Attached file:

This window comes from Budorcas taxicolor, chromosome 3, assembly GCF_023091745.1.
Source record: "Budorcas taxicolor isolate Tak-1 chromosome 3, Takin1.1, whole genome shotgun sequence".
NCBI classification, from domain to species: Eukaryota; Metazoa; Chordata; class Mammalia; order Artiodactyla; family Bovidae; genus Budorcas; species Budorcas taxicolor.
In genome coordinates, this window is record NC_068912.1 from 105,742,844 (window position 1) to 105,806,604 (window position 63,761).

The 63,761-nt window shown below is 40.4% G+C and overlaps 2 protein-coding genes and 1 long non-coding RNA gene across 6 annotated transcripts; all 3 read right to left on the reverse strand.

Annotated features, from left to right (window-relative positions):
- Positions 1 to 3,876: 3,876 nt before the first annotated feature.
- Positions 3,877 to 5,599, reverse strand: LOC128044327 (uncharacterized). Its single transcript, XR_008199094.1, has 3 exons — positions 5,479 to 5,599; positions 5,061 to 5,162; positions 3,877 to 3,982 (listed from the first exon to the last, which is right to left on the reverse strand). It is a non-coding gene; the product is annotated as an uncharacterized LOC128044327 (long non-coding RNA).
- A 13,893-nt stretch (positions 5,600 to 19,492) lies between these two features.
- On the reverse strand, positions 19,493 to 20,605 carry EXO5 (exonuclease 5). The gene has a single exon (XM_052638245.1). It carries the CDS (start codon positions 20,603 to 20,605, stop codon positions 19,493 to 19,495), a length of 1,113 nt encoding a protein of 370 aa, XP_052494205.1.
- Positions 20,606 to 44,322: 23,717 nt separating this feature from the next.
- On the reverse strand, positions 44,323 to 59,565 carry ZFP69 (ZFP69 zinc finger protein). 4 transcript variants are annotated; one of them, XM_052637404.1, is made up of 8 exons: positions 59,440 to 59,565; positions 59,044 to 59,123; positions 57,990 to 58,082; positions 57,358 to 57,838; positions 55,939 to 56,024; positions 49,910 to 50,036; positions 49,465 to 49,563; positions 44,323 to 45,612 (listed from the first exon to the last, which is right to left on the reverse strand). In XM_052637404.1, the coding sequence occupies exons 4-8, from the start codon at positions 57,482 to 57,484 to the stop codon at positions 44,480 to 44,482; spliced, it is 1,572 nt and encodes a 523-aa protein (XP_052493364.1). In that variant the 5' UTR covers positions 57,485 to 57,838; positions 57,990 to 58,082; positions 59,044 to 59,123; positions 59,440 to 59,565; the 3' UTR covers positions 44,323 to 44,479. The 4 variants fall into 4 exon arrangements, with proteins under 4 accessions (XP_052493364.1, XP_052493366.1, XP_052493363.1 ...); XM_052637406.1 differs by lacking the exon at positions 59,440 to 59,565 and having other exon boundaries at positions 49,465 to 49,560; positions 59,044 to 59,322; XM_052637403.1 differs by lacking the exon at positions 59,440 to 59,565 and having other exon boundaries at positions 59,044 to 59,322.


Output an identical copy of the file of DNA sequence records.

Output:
This window comes from Budorcas taxicolor, chromosome 3, assembly GCF_023091745.1.
Source record: "Budorcas taxicolor isolate Tak-1 chromosome 3, Takin1.1, whole genome shotgun sequence".
NCBI classification, from domain to species: Eukaryota; Metazoa; Chordata; class Mammalia; order Artiodactyla; family Bovidae; genus Budorcas; species Budorcas taxicolor.
In genome coordinates, this window is record NC_068912.1 from 105,742,844 (window position 1) to 105,806,604 (window position 63,761).

The 63,761-nt window shown below is 40.4% G+C and overlaps 2 protein-coding genes and 1 long non-coding RNA gene across 6 annotated transcripts; all 3 read right to left on the reverse strand.

Annotated features, from left to right (window-relative positions):
- Positions 1 to 3,876: 3,876 nt before the first annotated feature.
- Positions 3,877 to 5,599, reverse strand: LOC128044327 (uncharacterized). Its single transcript, XR_008199094.1, has 3 exons — positions 5,479 to 5,599; positions 5,061 to 5,162; positions 3,877 to 3,982 (listed from the first exon to the last, which is right to left on the reverse strand). It is a non-coding gene; the product is annotated as an uncharacterized LOC128044327 (long non-coding RNA).
- A 13,893-nt stretch (positions 5,600 to 19,492) lies between these two features.
- On the reverse strand, positions 19,493 to 20,605 carry EXO5 (exonuclease 5). The gene has a single exon (XM_052638245.1). It carries the CDS (start codon positions 20,603 to 20,605, stop codon positions 19,493 to 19,495), a length of 1,113 nt encoding a protein of 370 aa, XP_052494205.1.
- Positions 20,606 to 44,322: 23,717 nt separating this feature from the next.
- On the reverse strand, positions 44,323 to 59,565 carry ZFP69 (ZFP69 zinc finger protein). 4 transcript variants are annotated; one of them, XM_052637404.1, is made up of 8 exons: positions 59,440 to 59,565; positions 59,044 to 59,123; positions 57,990 to 58,082; positions 57,358 to 57,838; positions 55,939 to 56,024; positions 49,910 to 50,036; positions 49,465 to 49,563; positions 44,323 to 45,612 (listed from the first exon to the last, which is right to left on the reverse strand). In XM_052637404.1, the coding sequence occupies exons 4-8, from the start codon at positions 57,482 to 57,484 to the stop codon at positions 44,480 to 44,482; spliced, it is 1,572 nt and encodes a 523-aa protein (XP_052493364.1). In that variant the 5' UTR covers positions 57,485 to 57,838; positions 57,990 to 58,082; positions 59,044 to 59,123; positions 59,440 to 59,565; the 3' UTR covers positions 44,323 to 44,479. The 4 variants fall into 4 exon arrangements, with proteins under 4 accessions (XP_052493364.1, XP_052493366.1, XP_052493363.1 ...); XM_052637406.1 differs by lacking the exon at positions 59,440 to 59,565 and having other exon boundaries at positions 49,465 to 49,560; positions 59,044 to 59,322; XM_052637403.1 differs by lacking the exon at positions 59,440 to 59,565 and having other exon boundaries at positions 59,044 to 59,322.